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    ABSTRACT: Carcinoembryonic antigen (CEA) is an important prognostic marker in colorectal cancer (CRC). However, in some stages, it does not work. We performed this study to find a way in which preoperative CEA could be used as a constant prognostic marker in harmony with the TNM staging system. Preoperative CEA levels and recurrences in CRC were surveyed. The distribution of CEA levels and the recurrences in each TNM stage of CRC were analyzed. An optimal cutoff value for each TNM stage was calculated and tested for validity as a prognostic marker within the TNM staging system. The conventional cutoff value of CEA (5 ng/mL) was an independent prognostic factor on the whole. However, when evaluated in subgroups, it was not a prognostic factor in stage I or stage III of N2. A subgroup analysis according to TNM stage revealed different CEA distributions and recurrence rates corresponding to different CEA ranges. The mean CEA levels were higher in advanced stages. In addition, the recurrence rates of corresponding CEA ranges were higher in advanced stages. Optimal cutoff values from the receiver operating characteristic curves were 7.4, 5.5, and 4.5 ng/mL for TNM stage I, II, and III, respectively. Those for N0, N1, and N2 stages were 5.5, 4.8, and 3.5 ng/mL, respectively. The 5-year disease-free survivals were significantly different according to these cutoff values for each TNM and N stage. The multivariate analysis confirmed the new cutoff values to be more efficient in discriminating the prognosis in the subgroups of the TNM stages. Individualized cutoff values of the preoperative CEA level are a more practical prognostic marker following and in harmony with the TNM staging system.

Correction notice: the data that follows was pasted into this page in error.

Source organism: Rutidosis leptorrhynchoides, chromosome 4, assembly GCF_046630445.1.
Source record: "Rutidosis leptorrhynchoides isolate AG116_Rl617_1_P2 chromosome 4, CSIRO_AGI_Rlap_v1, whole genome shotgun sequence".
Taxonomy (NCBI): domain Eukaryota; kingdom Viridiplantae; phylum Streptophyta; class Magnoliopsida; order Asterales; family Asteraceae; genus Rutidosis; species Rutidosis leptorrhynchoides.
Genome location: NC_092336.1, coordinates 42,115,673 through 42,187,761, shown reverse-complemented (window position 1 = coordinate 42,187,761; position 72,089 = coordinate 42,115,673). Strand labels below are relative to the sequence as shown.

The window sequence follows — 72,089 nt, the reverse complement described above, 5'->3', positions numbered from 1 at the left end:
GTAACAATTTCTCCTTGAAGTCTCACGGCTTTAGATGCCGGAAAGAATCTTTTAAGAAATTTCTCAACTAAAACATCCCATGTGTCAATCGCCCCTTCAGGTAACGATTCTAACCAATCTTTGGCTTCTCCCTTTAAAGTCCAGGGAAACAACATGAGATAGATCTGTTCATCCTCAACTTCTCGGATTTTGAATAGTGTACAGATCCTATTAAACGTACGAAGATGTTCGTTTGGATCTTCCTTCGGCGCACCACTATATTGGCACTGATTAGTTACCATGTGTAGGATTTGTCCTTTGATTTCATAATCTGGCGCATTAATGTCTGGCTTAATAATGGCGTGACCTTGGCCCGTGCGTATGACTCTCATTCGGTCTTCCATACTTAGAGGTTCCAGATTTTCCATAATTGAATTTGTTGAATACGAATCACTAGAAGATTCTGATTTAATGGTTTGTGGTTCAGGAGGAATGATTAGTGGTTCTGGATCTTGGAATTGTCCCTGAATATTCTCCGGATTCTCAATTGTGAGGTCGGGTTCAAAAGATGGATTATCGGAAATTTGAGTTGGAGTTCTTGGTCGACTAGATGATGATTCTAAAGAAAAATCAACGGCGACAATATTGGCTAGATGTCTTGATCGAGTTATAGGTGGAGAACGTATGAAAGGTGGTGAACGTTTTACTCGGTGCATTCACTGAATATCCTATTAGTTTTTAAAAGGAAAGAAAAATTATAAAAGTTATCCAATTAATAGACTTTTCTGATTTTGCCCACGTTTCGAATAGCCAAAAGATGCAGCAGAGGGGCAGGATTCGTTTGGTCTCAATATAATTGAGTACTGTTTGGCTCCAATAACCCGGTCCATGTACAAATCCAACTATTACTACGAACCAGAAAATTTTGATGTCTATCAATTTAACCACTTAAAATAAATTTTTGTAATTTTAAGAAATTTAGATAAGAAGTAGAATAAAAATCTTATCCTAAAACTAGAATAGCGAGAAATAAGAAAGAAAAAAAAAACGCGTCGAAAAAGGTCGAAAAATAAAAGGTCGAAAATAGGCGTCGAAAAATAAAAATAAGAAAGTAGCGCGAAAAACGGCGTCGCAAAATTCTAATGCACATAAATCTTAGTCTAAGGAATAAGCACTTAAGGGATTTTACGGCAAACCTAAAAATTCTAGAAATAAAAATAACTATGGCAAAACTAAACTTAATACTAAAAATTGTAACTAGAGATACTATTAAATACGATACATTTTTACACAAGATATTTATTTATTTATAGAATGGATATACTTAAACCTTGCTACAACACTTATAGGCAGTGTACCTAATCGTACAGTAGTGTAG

Full-text · Article · Jun 2013 · Annals of Coloproctology